This means that many districts that are already considered hard-to-count based on how many households did not self-respond during the 2010 Census, also have relatively low rates of household internet subscriptions.  The mail return rates are based on households mailing back their census questionnaires in 2010 (before the internet was an option for census self-response).  Therefore, if these districts already tend to have low self-response via mail, and households in these districts also tend to be less connected to the internet, then the preferred online option for self-response in 2020 may not help boost response as much as it would in other districts with better digital access.

Figure 1 below shows the patterns of 2010 census mail return rates by congressional district, with an overlay highlighting the districts that have the greatest shares of households with either no internet subscription or dial-up-only subscriptions. Districts with the worst mail return rates nationwide are shaded in dark red. Districts with the most households with inadequate internet access are marked with a green diamond. Most districts with the worst rates of 2010 census self-response are in the South and West, as well as in urban areas (such as New York City, Detroit, New Orleans, Phoenix, and other cities that are obsured on the map because their districts are geographically small).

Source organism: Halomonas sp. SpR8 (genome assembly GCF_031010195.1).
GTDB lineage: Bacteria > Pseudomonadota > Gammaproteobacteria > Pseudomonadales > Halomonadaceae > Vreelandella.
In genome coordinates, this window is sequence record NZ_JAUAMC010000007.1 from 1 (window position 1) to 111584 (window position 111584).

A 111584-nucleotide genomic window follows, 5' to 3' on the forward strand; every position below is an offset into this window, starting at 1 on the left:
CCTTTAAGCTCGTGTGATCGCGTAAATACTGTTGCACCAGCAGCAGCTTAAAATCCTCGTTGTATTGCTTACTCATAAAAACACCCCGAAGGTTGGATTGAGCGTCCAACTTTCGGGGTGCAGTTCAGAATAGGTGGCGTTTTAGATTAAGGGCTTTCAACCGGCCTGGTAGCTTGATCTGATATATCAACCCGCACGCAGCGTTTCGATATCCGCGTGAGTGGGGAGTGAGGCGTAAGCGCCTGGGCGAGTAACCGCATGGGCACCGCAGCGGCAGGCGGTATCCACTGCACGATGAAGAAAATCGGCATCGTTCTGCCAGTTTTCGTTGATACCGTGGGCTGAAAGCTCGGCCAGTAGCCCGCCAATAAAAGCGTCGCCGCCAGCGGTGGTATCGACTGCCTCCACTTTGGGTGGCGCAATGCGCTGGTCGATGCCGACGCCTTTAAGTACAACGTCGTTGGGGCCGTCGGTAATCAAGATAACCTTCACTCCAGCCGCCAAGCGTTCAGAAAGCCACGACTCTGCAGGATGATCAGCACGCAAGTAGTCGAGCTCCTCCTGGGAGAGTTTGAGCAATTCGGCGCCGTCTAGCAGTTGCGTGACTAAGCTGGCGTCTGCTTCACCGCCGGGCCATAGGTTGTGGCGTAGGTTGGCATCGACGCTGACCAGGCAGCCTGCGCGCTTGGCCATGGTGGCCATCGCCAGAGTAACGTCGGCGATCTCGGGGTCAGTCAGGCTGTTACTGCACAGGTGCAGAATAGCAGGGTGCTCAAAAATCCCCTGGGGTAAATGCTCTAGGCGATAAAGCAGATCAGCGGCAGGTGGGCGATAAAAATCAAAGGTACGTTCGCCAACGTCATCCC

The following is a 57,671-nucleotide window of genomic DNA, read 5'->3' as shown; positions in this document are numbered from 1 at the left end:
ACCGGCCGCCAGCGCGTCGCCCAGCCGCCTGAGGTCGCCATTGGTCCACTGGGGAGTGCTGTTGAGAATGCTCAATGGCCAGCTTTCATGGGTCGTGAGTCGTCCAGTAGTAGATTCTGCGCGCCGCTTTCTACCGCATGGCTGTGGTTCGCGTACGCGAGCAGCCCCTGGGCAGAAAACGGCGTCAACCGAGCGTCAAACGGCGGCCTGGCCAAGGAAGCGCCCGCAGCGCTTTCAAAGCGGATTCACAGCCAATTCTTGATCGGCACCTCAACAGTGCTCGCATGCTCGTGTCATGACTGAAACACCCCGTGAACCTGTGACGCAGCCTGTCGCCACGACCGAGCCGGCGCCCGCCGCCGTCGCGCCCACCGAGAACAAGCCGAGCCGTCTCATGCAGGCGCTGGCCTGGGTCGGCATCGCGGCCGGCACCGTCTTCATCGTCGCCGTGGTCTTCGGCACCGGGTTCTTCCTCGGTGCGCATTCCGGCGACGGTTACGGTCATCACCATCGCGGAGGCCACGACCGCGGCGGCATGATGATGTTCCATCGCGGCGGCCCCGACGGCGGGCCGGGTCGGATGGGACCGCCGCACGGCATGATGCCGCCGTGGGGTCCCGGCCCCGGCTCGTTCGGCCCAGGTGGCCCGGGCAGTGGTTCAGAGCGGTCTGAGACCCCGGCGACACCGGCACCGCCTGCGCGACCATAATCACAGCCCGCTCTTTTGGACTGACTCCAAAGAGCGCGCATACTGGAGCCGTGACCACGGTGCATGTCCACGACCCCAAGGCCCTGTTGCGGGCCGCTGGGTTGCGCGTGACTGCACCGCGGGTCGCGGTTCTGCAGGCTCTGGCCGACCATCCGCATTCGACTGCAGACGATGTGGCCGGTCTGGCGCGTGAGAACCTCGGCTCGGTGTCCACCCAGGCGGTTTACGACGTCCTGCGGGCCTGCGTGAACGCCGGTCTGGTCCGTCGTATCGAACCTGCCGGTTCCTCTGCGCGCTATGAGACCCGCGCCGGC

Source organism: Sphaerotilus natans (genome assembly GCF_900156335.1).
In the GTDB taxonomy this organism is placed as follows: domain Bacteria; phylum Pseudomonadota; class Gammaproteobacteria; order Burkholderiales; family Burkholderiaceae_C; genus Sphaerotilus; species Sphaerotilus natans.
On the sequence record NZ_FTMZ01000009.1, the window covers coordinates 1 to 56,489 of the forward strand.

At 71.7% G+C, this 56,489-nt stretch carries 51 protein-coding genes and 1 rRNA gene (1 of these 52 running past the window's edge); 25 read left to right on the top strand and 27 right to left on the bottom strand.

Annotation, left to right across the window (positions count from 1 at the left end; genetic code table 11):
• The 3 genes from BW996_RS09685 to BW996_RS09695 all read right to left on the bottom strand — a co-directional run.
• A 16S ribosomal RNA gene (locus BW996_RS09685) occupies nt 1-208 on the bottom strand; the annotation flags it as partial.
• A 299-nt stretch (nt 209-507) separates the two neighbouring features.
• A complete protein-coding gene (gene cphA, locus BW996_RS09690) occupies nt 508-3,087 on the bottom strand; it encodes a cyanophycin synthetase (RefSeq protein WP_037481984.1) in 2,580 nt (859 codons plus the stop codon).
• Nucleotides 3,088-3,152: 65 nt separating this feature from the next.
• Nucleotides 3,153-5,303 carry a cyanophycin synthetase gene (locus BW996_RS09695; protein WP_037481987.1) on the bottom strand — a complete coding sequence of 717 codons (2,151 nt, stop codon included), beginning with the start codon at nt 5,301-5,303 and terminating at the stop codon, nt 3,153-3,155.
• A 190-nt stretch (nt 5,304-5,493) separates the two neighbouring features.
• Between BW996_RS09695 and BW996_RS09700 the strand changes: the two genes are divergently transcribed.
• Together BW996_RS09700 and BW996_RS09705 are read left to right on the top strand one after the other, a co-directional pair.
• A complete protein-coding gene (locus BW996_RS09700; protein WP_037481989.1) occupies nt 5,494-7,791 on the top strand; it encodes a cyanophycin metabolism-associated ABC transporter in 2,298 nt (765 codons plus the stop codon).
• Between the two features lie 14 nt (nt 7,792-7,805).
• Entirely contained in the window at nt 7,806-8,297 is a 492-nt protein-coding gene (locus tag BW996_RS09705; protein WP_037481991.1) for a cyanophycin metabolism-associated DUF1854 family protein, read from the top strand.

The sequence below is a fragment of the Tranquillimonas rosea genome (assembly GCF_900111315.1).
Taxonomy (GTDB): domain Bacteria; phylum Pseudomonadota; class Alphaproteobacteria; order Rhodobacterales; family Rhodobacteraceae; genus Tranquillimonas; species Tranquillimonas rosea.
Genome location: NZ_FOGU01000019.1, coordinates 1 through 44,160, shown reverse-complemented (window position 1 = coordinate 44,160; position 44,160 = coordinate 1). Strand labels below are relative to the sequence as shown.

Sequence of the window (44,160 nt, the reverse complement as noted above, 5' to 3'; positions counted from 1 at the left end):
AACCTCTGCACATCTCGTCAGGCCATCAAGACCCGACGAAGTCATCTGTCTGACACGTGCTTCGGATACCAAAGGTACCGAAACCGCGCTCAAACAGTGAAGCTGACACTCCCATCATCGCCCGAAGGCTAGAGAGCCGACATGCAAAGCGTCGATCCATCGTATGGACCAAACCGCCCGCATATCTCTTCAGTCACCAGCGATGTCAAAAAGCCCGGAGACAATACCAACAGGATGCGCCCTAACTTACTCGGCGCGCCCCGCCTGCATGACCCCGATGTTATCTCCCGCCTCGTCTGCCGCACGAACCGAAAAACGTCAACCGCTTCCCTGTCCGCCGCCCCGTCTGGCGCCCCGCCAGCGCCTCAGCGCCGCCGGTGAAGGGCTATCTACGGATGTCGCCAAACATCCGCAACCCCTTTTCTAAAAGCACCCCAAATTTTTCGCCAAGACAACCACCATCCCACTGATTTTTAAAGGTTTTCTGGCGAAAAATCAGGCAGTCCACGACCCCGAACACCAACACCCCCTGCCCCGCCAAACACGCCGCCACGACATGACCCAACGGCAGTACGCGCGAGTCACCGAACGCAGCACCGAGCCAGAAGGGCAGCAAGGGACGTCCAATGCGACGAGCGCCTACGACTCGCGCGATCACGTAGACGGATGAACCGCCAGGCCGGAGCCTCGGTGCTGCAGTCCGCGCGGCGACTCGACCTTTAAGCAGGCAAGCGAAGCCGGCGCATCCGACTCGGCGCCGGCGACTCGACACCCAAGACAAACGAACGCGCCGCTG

Figure 1
(click to open high-resolution map image in new browser window)
Congress districts 2010 mail return rates 2016 worst internet access

Table 1 below lists the 39 congressional districts that had the worst mail return rates in the country in 2010 (a district-wide mail return rate of less than 76%) and also have the highest shares of households with no or poor internet access (23% or more households having no broadband or satellite subscriptions).

Table 1
(full spreadsheet in Excel format accessible here)

The relationship between congressional district mail return rates and shares of household internet access spans a continuum. In addition to the 39 districts listed above, there are several dozen other districts with slightly better (but still relatively low) mail return rates and also slightly higher (but still relatively low) shares of household internet access. These additional districts are also at risk of having the self-response rate in 2020 hindered by these two characteristics.